Tuxedo finishes, besom pockets, lapel facings, button holes, buttons. suits

Lapel Button Hole (Photo Source: Pinterest); Covered Satin Buttons (Photosource: http://www.myblacktieguide.com); Besom Pocket (Photo Source: http://www.mytuxedocatalogue.com).

 

 

Who would have thought there would be so much information surrounding a simple Tuxedo/ Dinner jacket! I hope this has helped clear up your key questions and provided some new information. Thus the next time you head into a suit shop you will be informed – you are ready-  and you will know exactly what you are after when purchasing a classy good ol’ Tux!

Let me know your Favourite Tuxedo/Dinner Jacket Look below…

 

Sources:

http://www.blacktieguide.com/Classic/Classic_Tuxedos.htm

https://en.wikipedia.org/wiki/Black_tie

21 tips and tricks of the Suit

Suits are a key item to every Man’s wardrobe. When they are tailored well and fitted correctly, they enhance your style, look and confidence.  There are so many suits out there as well as unwritten rules when it come to wearing a suit. So below are 21 tips and tricks to ensure you can purchase, wear and look great in your new suit, and ensure you are always looking tailored, suave and dapper.

 

fashion, tom ford, james bond suit, black, white, navy, white shirts, black ties, bow ties, navy tie, black sunglasses

Tom Ford James Bond Collection. Photo Credit: Tom Ford

1. To add some distinctiveness to your look tailor you pants to sit a little shorter.

2. Never cut into the stitching of the suit pockets. If you do the pockets over time will cause the jacket to lose shape.

3. Traditionally visible stitches are a sign of a good suit. So depending on how much you want to spend it can be a good decision making point for you.

4. Always make sure your suit is tailored to fit you. There is nothing worse then a suit which doesn’t fit. This includes making any adjustments to lengths and hems and ensuring you have full range of motion.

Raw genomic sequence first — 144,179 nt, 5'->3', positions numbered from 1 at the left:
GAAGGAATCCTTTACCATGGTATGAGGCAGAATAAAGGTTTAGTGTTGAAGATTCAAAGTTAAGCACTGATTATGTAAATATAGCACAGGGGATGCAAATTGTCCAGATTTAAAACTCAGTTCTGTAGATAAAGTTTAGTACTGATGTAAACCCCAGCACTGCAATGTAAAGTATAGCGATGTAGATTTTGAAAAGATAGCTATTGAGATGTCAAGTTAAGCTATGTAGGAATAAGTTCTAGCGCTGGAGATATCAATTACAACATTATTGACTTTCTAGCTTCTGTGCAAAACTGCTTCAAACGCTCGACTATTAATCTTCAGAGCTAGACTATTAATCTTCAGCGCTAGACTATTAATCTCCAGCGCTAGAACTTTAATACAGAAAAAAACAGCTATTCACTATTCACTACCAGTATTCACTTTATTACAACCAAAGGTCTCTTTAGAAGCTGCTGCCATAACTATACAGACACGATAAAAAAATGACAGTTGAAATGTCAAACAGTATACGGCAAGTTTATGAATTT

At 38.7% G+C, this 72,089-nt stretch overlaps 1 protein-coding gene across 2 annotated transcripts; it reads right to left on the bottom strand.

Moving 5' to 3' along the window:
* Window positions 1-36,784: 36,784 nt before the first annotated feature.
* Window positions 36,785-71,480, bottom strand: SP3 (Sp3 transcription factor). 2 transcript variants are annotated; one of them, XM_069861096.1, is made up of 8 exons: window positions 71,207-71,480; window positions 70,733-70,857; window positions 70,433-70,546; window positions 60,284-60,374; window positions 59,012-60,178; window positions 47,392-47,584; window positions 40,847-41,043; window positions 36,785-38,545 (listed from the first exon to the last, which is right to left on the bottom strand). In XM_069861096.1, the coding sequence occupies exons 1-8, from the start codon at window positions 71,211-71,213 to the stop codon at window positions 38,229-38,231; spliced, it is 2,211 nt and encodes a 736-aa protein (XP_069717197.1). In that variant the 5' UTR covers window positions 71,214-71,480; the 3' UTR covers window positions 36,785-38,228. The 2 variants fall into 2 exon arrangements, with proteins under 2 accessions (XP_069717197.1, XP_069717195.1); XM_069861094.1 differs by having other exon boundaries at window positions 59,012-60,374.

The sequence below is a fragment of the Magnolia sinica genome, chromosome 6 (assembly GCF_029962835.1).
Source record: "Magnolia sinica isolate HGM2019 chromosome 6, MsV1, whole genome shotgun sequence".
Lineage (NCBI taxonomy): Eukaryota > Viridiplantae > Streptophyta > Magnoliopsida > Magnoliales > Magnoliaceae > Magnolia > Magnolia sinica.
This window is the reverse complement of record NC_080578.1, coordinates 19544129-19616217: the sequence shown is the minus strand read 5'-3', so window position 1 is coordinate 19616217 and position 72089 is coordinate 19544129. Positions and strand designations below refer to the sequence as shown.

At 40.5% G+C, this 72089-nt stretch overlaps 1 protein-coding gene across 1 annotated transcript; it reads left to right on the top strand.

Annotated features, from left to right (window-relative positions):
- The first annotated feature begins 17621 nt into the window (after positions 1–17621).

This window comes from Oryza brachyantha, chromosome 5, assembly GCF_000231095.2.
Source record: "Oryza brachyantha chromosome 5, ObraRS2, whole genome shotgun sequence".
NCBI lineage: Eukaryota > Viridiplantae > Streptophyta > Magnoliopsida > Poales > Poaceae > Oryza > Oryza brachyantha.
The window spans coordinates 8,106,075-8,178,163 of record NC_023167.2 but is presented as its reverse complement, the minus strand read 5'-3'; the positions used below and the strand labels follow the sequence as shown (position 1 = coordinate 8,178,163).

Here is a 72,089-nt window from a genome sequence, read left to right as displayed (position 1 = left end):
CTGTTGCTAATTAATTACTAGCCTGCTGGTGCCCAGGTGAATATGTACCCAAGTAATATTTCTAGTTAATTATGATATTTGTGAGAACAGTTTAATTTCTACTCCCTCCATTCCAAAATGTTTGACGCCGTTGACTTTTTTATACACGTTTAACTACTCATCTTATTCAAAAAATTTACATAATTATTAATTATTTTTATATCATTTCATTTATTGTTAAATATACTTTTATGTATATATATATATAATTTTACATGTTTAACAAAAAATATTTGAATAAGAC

suit being tailored, black suits, measuring tape, white shirt, tailoring

Photo Credit:www.yasmall.ae- Stitch in time Tailoring 

5. Italian suits are traditionally less structured and softer looking.

6. English suits are more tailored, sharp and are more defined suits.

7. It is key to have harmony and balance with your suit ensemble – Narrow shoulders and nipped waists will create a silhouette and a tailored look.

8. The suit jacket length should meet the first knuckle of your thumb. If the jacket is too short it can begin to make you look heavy in the middle.

9. Your pants should sit at your waist and not the hips. You should be able to fit one finger between your waistband and waist.

10. A tie bar is to never be wider than the tie.

11. A pocket square is a great way to create a visual anchor.

 

12. If you decide on not wearing a tie choose a smaller collared shirt.

13. Make sure you always undo your suit buttons when sitting.

14. Never Fasten the bottom button of any suit or Vest. (if you do there will be no shape and it will make you look very boxy).

15. When wearing a black suit keep the collar down.

16. It is always important to create your own sense of style and own it. Make it your uniform.

17. Your Cuff buttons should always be  buttoned.

18. When the suit jacket is buttoned you should be able to fit your fist between your chest and the fabric.

19. Your shirt sleeves should always show at least half an inch of the cuff when wearing your suit jacket.

navy suit, david gandy, grey pants, white shirt, pocket square, marks and spencer, spring summer look

Photo Credit: Marks and Spencer SS 14 collection. Photographer Tomo Brejc

20. Gray suits (made with fabrics like cashmere and luxe wool) will always give you a timeless appeal.

21. A Soft Durable wool (around 120 yarn)is always a good option for a versatile suit.

So there we have it, 21 tips for you to swear by. Remember, there is nothing better than a good tailored suit so it is always important to take great care of it and always have some fun when you are styling your outfits.

The last European stop-Amsterdam

The last and final stop for our Europe trip was 5 days in Amsterdam. After a crazy long bus journey from Germany we arrived in the late afternoon at A random train station and headed into town to find Callums friends house- Mark and Julia a couple who he’d met in Asia a few years ago and who we’d spend the next 2 nights with. Once we arrived we weren’t awake for long and we all ended up going to bed fairly soon. The next morning we went and hired a bike and spent a lovely sunny day all cycling around Amsterdam city stopping at all the major landmarks. It was pretty cool to be able to ride everywhere and for it be so easy to on all the roads. The only scary part was when the low powered cars and scorers drove past you in the bike lanes. So not only do you have a hundred other people but a few scooters zooming by.

 

Processed with VSCOcam with c3 preset